It will go soft and smooth, like the inside of a chip but not so dry feeling. The edges might go a little crispy. It's nice and sweet.

TonyMaguire Tue 17-Nov-15 21:57:34

How about melon? Very clean fresh taste, the texture may suit as it's not gritty and you could eat pieces off a fork so you feel in control.

Alfabetibisgetti Tue 17-Nov-15 21:57:58

Cross post grin
Then you could try similar cooking methods with sweet potato, swede/turnip/butternut squash.

CalmYoBadSelf Tue 17-Nov-15 22:00:19

I would approach it as you would weaning a baby. Start with soft or even mashed fruit and veg like banana, stewed apple, pureed carrot, potato, etc then broaden it out and vary the texture a bit

Wean yourself in effect grin

momb Tue 17-Nov-15 22:01:05

Peel, chop and boil carrots in salted water until very very soft. Drain and puree them with a stick blender. Add butter. They have a pleasant sweet taste but have most of the 'carrotyness' cooked out.
Do you eat baked potatoes? Try baking sweet potatoes instead.
I know you said that you don't like bananas: DH isn't keen either. Chop us a couple of ripe bananas and freeze the pieces. Once hard, whizz them in a blender until they have the consistency of soft scoop icecream. Eat with a spoon immediately. DH thought it was vanilla initially and it really helped him get over the instinctive negative reaction to them.
try Nigella Lawson's green cakes: broccoli cooked soft, mixed with mashed potato and made into little fritters, coat and deep fry.
Once you have worked up to trying several different flavours, you can start on textures but take it slowly.

SurlyCue Tue 17-Nov-15 22:00:54

I do eat chips but very rarely, only if getting from a chip shop tbh and recently started having mashed potato with dinner (i cheat and buy it ready made in asda).

I dont drink any fruit juices. I have tried some in the past and found them quite sharp tasting. Is there one that would be 'milder' than others? I dont have a blender but can get one.

FrizzyNoodles Tue 17-Nov-15 22:03:17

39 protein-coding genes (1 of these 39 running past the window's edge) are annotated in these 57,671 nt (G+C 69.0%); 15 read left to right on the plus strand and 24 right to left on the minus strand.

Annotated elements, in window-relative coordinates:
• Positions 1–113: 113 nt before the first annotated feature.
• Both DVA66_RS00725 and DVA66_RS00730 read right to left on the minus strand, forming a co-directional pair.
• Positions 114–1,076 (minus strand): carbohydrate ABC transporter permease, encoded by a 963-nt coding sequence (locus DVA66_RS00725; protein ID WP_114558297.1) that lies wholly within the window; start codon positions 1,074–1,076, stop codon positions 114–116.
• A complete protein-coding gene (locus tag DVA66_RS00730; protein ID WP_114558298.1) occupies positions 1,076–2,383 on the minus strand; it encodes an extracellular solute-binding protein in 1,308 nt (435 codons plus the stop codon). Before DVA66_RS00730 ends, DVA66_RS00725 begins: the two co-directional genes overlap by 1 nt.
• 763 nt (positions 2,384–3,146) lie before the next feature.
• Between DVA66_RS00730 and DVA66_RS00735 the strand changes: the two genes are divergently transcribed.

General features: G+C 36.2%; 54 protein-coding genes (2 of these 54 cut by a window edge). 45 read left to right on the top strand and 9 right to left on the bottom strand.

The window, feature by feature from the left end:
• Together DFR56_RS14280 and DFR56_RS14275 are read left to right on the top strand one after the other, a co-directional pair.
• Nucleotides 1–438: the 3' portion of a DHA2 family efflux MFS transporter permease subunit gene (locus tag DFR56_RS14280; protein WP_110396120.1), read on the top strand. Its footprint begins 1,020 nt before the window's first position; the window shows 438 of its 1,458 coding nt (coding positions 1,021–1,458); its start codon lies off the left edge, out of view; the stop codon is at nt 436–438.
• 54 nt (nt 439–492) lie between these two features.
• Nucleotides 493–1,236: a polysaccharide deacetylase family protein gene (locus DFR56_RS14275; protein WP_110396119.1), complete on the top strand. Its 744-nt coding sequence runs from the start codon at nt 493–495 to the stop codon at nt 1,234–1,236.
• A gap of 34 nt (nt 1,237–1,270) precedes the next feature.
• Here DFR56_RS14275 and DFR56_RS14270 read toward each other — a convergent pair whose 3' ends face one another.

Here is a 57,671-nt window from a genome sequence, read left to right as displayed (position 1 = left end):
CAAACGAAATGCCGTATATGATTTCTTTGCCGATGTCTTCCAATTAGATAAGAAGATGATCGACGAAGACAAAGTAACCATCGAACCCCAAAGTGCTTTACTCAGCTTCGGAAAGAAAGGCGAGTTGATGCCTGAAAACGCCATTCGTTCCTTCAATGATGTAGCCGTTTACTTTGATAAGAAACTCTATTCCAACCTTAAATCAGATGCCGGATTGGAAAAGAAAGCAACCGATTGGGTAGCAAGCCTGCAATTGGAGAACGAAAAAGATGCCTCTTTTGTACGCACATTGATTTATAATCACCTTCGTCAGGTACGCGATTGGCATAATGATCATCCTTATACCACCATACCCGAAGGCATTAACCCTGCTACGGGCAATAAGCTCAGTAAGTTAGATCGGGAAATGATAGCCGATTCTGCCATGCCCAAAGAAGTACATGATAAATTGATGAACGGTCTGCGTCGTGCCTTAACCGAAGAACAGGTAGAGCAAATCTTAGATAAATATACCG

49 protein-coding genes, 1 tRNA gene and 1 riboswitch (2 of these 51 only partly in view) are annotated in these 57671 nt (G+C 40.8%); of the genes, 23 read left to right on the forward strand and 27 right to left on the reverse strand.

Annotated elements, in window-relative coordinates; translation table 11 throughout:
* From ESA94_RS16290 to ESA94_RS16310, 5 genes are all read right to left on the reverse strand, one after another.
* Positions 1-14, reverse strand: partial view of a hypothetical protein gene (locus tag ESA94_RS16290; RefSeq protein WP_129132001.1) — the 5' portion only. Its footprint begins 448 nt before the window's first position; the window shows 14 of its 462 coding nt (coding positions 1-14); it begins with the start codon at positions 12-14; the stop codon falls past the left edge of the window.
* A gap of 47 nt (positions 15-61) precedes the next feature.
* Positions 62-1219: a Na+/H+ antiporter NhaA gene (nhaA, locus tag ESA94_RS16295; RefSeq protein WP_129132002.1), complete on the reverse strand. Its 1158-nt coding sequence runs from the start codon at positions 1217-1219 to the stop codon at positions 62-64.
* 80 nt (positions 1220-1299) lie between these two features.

Some foods are hard to get into. Loads of people are funny about tomatoes eaten raw but are fine with tomato sauce on a pizza or in pasta sauce so don't worry about that. Others like olives, avocadoes, gherkins etc are a bit of am acquired taste. Leave that sort of thing to last

SurlyCue Tue 17-Nov-15 22:03:39

So sweet potato sounds like a good start? And just do it like normal potatoes?

GiraffesAndButterflies Tue 17-Nov-15 22:04:30

What are your favourite things to eat currently OP? Comfort foods / things you buy for a treat?

FrizzyNoodles Tue 17-Nov-15 22:05:31

Orange and mango juice or orange and carrot juice don't taste as sharp. Stay away from the grapefruit! Maybe try cranberry, its sort of dry tasting. You can get it with other berry juices mixed in too.

Gasp0deTheW0nderD0g Tue 17-Nov-15 22:06:50

Apple sauce? Nice and smooth and not very strong tasting. You just take an apple - ideally a cooking apple, like a Bramley, but ordinary eating apples will do - and cut into quarters. Cut out the core and peel off the skin. Cut each quarter into four or six pieces (just to make it cook a bit quicker, doesn't need to be a precision exercise). Put the apple in a saucepan with a little sugar or honey (not too much, start with maybe one teaspoonful per apple and add more later if you think it needs it). Add a little cold water- one tablespoonful? again, add more if you think it needs it, but it will release juice as it cooks so don't be in too much of a rush. Cook gently until the apple is very soft. Mash up or liquidise until smooth. If you use a Bramley apple it will all go to mush very easily indeed.

Probably best to start with not to add any spice if you're not used to it, but I think apple sauce is even nicer with a little cinnamon or cloves or ginger or mixed spice.

Once you get used to the taste of this, if you like it, you could try not mashing it up and have it a bit lumpier. It's still very soft once cooked so not very likely to cause a gagging problem. That would be stewed apple rather than apple sauce.

Good luck.

INeedNewShoes Tue 17-Nov-15 22:08:33

In the summer I would say try a nectarine.

For winter, I'd try raw apples (a nice crisp variety like 'jazz' apples), peeled (for the moment) and sliced into nice small wedges.

For vegetables, butternut squash (buy a bag of ready chopped squash) might be one to try. Just put in a baking tray and drizzle with olive oil and roast in the oven on 200 for around half an hour. It will taste quite sweet and would go nicely with any meat.